Emily’s Y2Playlist: Lady Marmalade ft. Mya, Pink, Lil’ Kim, and Christina Aguilera


How many high school boyfriends did I force to watch Moulin Rouge? How many hours did I spend coiffing my hair into Satine’s signature styles so I could evoke the look of a Belle Epoch whore in Algebra I? Did I select a red satin prom dress as an homage to the Sparkling Diamond and sing Come What May at the high school talent show? Stop asking stupid questions. The answer is 2, also 2, yes, and obviously, you beautiful idiot. Insufferable theatre kids (hello) and horny teenagers of all stripes were blessed with a bonus collab by powerhouse vocalists in whalebone and rhinestones: Lady Marmalade, produced by Missy Elliott. Obviously, I am none of these women. They are untouchable angels with golden voices and charisma to spare. However, just as I am a Carrie, a Gryffindor, a Jo March, and a Stark, I am a Mya. Unlike her fellows, Mya spends the least amount of time in her boudoir, getting fed up with her dressers for taking too long. In this video, Mya is the theatre kid who showed up half an hour before call time to walk the set and practice choreo alone.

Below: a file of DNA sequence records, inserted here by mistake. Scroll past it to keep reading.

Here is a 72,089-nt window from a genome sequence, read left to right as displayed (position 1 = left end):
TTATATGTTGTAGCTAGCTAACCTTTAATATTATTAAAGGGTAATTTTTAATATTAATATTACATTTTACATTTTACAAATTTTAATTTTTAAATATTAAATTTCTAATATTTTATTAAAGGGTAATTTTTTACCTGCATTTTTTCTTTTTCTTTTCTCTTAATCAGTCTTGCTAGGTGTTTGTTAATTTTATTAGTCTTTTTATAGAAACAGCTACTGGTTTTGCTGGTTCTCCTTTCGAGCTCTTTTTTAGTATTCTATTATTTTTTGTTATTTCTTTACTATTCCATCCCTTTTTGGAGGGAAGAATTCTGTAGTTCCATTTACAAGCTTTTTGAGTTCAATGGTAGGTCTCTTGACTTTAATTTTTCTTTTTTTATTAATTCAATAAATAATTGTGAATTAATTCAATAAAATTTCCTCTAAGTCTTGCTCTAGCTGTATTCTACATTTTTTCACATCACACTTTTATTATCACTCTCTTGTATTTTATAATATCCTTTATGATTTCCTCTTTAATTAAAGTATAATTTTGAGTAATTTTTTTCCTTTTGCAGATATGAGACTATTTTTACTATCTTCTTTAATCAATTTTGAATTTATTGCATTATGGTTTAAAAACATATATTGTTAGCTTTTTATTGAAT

After the first chorus, Pink stomps downstage in platform boots/beckons us to her four-poster bed. Lil’ Kim lounges on a scarlet chaise longue, surrounded by flowers and diamonds. I guess in a word? LUSH! The upholstery, the frenzy of feathers, fabrics, spangles, jewels! It’s not Baz Luhrmann, but the video kind of emulates his vibe with loads of red, heightened theatricality, and quick cuts from shot to shot. It’s like being inside a jewelry box or a genie’s bottle. And speaking of genies in bottles…

If Mya is the punctual thespian, Christina is the girl one eyebrow into makeup when the stage manager gives a five minute call and is like, “Oops, from now?” She seems completely unbothered, throwing powders and pots off her vanity, much to the dismay of her attendants, who have dressed her as Carol Kane Spice. She finally joins the women onstage where they rejoice in their ability to riff together and inspire a thirteen-year-old me to attempt their moves at the next middle school dance, held in a memorial building in rural Iowa. I am wearing K-Swiss shoes and a shirt that says “Angel”. The lights are dim and the floor is sticky with Mountain Dew. It does not go well.


Emily Draffen is a Midwesterner living in the South. She has written three plays and loves gin martinis. 

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